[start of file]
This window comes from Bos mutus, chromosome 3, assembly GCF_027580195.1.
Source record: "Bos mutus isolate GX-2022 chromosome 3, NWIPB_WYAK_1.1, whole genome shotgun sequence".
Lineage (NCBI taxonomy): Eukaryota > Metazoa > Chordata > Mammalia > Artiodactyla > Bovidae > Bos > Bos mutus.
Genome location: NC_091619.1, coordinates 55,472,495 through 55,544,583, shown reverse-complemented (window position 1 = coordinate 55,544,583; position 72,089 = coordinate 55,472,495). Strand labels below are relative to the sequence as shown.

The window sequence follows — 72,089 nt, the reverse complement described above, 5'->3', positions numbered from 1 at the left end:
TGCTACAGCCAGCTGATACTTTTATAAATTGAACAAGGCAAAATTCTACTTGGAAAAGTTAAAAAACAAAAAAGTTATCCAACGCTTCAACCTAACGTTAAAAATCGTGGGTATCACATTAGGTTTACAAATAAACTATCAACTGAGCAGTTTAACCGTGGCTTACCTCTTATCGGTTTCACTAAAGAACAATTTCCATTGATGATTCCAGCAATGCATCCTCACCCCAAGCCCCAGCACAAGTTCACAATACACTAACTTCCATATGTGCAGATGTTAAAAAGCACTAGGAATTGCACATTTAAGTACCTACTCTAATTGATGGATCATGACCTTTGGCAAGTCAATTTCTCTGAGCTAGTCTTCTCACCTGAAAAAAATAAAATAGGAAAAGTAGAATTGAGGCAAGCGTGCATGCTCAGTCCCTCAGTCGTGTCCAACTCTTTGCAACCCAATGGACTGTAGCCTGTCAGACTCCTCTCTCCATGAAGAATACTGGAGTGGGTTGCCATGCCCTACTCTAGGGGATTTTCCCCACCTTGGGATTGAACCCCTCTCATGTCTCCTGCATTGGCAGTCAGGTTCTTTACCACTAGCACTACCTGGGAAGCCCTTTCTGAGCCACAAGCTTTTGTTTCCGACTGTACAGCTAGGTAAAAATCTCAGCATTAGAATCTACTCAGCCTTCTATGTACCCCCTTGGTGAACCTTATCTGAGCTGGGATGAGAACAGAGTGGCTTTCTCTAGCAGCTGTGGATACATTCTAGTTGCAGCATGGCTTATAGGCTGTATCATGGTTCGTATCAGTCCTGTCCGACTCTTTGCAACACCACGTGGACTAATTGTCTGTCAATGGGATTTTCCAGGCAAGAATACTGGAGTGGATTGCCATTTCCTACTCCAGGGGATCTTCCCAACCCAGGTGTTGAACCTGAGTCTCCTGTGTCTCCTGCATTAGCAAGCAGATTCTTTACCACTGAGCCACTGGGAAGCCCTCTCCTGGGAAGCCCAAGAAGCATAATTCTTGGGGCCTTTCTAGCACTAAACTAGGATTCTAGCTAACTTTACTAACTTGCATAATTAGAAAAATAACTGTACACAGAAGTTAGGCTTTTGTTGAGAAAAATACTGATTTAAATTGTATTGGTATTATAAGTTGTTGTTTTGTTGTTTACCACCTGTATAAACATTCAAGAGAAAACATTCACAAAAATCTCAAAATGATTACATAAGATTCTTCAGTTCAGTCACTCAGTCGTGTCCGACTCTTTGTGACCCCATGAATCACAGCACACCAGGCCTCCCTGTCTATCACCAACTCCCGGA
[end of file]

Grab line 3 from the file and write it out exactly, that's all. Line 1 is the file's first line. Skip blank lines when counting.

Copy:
Lineage (NCBI taxonomy): Eukaryota > Metazoa > Chordata > Mammalia > Artiodactyla > Bovidae > Bos > Bos mutus.